• Schwabe participates in the Oregon State Bar minority summer intern program.

• The firm has a long-standing commitment to participation in local, regional and national minority job fair programs.

• The firm and its lawyers have long supported and participated in organizations and programs designed to promote the professional careers of minority lawyers (e.g., the National Hispanic Bar Association, of which one of our lawyers is a regional president, and the ABA Minority Law Conference).

• Our lawyers are active participants in client-led initiatives to promote equality and professional opportunities for women and minorities (e.g., participation in and leadership of client-sponsored women's conferences, minority conferences, minority job fairs, etc.).

• We reach out to and engage minority-owned law firms in our market.

• We have pioneered a law firm community outreach program by being the first law firm to create and sponsor a clinic to provide pro bono legal services to indigent and largely Hispanic members of our communities.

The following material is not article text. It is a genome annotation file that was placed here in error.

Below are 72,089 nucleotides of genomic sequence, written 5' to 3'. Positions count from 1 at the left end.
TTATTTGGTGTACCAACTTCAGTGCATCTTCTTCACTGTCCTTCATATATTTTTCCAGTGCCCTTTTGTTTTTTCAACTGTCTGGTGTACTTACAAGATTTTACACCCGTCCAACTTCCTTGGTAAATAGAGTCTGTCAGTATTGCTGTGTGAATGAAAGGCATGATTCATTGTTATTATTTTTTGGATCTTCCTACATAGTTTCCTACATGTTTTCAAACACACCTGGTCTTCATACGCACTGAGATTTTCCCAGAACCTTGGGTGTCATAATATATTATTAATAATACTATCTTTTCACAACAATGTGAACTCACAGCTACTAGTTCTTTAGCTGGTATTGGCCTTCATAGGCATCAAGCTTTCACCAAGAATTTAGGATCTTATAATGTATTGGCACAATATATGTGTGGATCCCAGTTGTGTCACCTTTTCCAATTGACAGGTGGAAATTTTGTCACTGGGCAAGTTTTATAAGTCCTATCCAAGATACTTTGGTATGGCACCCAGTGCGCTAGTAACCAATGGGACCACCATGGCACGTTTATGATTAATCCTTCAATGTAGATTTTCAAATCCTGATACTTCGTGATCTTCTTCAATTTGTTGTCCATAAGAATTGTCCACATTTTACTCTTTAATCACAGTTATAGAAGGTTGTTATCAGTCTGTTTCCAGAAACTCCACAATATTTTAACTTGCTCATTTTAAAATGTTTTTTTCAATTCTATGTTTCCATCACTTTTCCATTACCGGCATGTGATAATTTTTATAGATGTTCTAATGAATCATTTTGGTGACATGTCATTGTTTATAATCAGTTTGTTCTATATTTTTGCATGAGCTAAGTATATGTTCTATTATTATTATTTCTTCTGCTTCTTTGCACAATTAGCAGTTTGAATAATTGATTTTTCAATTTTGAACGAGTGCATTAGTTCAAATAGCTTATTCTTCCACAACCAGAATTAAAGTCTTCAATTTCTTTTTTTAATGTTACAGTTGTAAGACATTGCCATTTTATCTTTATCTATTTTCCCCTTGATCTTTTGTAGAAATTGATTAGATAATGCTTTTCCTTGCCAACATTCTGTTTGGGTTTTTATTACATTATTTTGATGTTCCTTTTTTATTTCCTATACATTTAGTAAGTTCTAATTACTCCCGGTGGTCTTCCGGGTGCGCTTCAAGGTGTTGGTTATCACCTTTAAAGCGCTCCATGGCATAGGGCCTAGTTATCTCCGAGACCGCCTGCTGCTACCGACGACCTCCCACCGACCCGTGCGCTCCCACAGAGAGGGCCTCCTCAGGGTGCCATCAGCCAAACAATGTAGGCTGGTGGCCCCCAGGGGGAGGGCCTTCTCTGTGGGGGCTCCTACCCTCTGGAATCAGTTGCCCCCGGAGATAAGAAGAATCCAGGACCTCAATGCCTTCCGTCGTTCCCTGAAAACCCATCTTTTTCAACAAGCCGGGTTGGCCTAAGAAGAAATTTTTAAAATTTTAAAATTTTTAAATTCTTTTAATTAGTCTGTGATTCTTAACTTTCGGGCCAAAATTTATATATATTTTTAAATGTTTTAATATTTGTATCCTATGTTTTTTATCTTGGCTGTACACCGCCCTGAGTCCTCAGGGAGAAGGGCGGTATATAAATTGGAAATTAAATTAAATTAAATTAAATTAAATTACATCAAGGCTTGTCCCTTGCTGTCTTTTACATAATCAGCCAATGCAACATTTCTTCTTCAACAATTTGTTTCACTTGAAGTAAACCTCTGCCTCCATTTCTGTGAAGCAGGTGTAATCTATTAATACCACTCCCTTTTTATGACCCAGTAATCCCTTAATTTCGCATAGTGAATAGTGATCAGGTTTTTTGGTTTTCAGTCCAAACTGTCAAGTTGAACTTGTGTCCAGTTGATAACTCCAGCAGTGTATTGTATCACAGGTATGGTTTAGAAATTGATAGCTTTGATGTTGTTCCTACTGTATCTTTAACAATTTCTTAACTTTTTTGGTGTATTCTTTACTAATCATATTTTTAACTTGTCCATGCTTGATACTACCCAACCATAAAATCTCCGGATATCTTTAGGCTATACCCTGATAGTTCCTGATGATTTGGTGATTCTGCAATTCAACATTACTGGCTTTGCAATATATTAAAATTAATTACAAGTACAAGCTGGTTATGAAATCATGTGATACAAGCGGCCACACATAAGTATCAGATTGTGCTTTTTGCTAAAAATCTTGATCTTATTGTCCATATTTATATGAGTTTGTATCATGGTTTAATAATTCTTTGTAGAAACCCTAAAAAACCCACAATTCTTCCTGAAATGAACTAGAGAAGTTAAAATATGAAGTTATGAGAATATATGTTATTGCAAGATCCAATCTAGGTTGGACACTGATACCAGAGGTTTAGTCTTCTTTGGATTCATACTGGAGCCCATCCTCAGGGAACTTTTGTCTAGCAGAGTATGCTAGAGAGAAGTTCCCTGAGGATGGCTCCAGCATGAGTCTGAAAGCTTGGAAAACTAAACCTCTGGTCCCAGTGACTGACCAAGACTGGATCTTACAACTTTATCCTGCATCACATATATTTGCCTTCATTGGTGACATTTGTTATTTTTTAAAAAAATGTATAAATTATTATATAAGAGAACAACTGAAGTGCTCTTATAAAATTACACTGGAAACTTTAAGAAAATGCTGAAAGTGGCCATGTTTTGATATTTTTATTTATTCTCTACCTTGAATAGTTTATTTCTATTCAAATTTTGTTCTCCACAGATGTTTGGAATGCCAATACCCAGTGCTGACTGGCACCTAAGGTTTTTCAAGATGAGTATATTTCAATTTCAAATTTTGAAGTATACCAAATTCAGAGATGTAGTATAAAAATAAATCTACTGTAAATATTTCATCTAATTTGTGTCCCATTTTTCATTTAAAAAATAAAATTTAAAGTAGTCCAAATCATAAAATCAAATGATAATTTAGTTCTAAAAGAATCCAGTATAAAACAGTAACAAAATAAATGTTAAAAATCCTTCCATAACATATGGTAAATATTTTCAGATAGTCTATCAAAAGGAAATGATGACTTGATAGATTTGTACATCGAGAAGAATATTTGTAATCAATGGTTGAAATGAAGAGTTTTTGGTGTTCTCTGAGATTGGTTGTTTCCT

• We have sponsored and funded a scholarship through the auspices of the Portland Hispanic Chamber of Commerce.

• We support military reservists who are called up to serve our country and the Department of Defense has honored our firm for its efforts.

• The firm and several of our lawyers have played leading roles in the support of and as activists for gay and lesbian workplace equity, and against initiatives and institutions which discriminate on the basis of sexual orientation.

• The firm is actively participating in a program to offer pro bono legal representation to Guantanamo Bay detainees.

8 posted on 01/11/2006 5:35:27 PM PST by goodnesswins (Here in the Seattle area.....It's time to build Arks.)
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To: NJRighty

Lynne Stewart wannabe


9 posted on 01/11/2006 5:41:16 PM PST by mass55th (Courage is being scared to death - but saddling up anyway~~John Wayne)
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To: appleharvey

You've got a point there. Pretty sad, isn't it?


10 posted on 01/11/2006 5:41:31 PM PST by sageb1 (This is the Final Crusade. There are only 2 sides. Pick one.)
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To: NJRighty

Another reason why we need - loser pays.


11 posted on 01/11/2006 5:49:33 PM PST by hubbubhubbub
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To: NJRighty

Sounds as if her career trajectory may have flat-lined - for a variety of reasons anyone as obtuse as she is not likely to last more than 3 or 4 years in any big city firm. Remember - big firms never fire an associate - particularly a female associate - they simply cease assigning any new work to the flat liner. At some point the associate, now twisting slowly in the wind, is reduced to begging partners for work and, that not forthcoming, leaves.